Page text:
Quintana knows the history of photography but approaches the medium in a new way, says Vanessa Arizmendi, associate curator at the Hammer Museum.

His process is multifaceted: Quintana takes screenshots of Google images, creating digital negatives that undergo heavy editing. Then he hand coats a paper with a cyanotype solution which adds softness to the piece. When dry, it presses a piece of glass against the materials, giving a contact impression. Quintana then scrapes the surface with a blade, leaving white sketches of bushes, for example, springing from the asphalt, which capture elements of erasure and existence. In the final stages, the photo is exposed to ultraviolet light and developed in liquids.

“The images he works with, even the carvings, the palm trees and the imitation of grilles on a metal screen door, are so much about a particular type of language that some of us are familiar with,” says Arizmendi. This familiarity she describes is palpable among those close to the subject, almost as if the inscriptions were part of the collective memory.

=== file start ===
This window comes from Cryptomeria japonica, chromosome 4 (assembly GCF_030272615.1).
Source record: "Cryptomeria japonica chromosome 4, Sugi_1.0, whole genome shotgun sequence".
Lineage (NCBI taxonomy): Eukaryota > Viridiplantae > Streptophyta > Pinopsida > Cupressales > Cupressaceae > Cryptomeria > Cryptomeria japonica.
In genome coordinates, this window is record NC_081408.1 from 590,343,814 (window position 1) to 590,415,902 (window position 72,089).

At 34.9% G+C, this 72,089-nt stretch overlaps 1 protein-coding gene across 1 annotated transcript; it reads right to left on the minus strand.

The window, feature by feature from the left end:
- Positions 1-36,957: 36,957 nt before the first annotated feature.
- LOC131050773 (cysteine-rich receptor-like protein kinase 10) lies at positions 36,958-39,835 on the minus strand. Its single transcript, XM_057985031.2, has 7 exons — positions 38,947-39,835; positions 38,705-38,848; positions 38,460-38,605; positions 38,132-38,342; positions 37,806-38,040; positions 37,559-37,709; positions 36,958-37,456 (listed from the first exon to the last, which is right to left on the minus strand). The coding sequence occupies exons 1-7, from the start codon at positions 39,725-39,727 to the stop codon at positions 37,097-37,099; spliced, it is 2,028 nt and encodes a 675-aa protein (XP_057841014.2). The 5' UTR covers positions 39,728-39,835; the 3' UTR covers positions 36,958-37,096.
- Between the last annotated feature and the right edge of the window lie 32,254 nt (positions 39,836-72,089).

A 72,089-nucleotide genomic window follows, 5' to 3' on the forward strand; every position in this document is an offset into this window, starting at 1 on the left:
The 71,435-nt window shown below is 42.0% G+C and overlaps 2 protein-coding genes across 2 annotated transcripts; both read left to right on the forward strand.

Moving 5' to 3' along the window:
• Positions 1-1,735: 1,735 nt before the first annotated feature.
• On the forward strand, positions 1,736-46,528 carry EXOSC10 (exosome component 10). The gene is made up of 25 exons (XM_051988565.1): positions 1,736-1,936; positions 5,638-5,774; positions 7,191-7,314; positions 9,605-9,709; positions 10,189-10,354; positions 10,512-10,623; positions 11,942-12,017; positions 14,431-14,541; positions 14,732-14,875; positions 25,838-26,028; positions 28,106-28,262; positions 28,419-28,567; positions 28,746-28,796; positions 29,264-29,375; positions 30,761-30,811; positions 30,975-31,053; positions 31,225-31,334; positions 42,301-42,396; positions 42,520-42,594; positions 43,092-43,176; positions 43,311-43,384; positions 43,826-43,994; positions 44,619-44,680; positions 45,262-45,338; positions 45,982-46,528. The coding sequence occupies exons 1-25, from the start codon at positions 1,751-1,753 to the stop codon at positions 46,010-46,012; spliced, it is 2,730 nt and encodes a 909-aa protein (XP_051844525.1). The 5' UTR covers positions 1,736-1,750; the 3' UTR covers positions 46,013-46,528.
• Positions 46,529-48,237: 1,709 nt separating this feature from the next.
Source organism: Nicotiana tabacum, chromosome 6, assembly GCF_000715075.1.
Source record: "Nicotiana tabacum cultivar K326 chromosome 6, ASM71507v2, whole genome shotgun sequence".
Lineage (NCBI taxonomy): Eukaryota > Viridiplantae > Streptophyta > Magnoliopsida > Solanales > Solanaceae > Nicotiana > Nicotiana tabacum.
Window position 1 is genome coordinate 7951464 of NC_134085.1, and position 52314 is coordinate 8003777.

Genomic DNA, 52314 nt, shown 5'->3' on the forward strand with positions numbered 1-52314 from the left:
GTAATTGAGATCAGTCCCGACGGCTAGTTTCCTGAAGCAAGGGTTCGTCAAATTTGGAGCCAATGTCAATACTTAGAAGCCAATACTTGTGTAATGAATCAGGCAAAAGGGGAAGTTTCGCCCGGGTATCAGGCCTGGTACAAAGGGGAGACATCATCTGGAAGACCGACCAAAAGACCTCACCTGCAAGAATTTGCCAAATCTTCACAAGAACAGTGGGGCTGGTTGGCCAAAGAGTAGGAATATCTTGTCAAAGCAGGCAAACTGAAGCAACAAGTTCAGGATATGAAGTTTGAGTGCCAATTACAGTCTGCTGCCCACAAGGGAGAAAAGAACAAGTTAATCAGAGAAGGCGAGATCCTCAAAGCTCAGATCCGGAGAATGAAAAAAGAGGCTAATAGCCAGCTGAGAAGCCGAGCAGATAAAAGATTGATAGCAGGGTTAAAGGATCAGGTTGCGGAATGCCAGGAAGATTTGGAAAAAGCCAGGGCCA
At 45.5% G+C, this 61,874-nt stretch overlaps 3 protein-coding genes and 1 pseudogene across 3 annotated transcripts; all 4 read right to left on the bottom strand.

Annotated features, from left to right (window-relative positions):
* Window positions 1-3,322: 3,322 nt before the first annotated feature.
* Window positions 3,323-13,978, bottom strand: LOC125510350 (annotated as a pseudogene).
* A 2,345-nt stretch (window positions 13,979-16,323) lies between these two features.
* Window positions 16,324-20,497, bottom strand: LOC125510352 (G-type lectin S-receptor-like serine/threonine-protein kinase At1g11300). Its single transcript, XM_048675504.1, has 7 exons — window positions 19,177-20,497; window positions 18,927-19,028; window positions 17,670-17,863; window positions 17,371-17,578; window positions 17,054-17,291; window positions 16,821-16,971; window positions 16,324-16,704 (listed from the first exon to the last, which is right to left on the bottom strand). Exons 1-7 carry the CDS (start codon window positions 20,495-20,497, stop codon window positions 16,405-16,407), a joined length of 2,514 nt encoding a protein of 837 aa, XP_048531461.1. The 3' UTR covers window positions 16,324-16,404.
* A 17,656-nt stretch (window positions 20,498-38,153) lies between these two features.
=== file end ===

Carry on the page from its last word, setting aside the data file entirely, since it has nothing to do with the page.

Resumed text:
His most streamed series, the “Los Angeles Blueprints” (2019-present), is a response to the work of Doug Rickard, a white artist and photographer from San Jose who amassed a collection of Street View images, archiving mostly communities colored along the rust belt. For Quintana, finding photos of places under surveillance opens conversations about the intervention and offers respect to pedestrians, street vendors and workers.

In his piece “Families Walking to Paramount Swapmeet” (2022), rituals in public spaces become sacred. Some of the titles derive from Quintana’s own observations, such as “Posted on an Inglewood Corner, City of Changes” (2022) or “Cholo Walking by the Pawn Shop at a Strip Mall in Compton” (2022).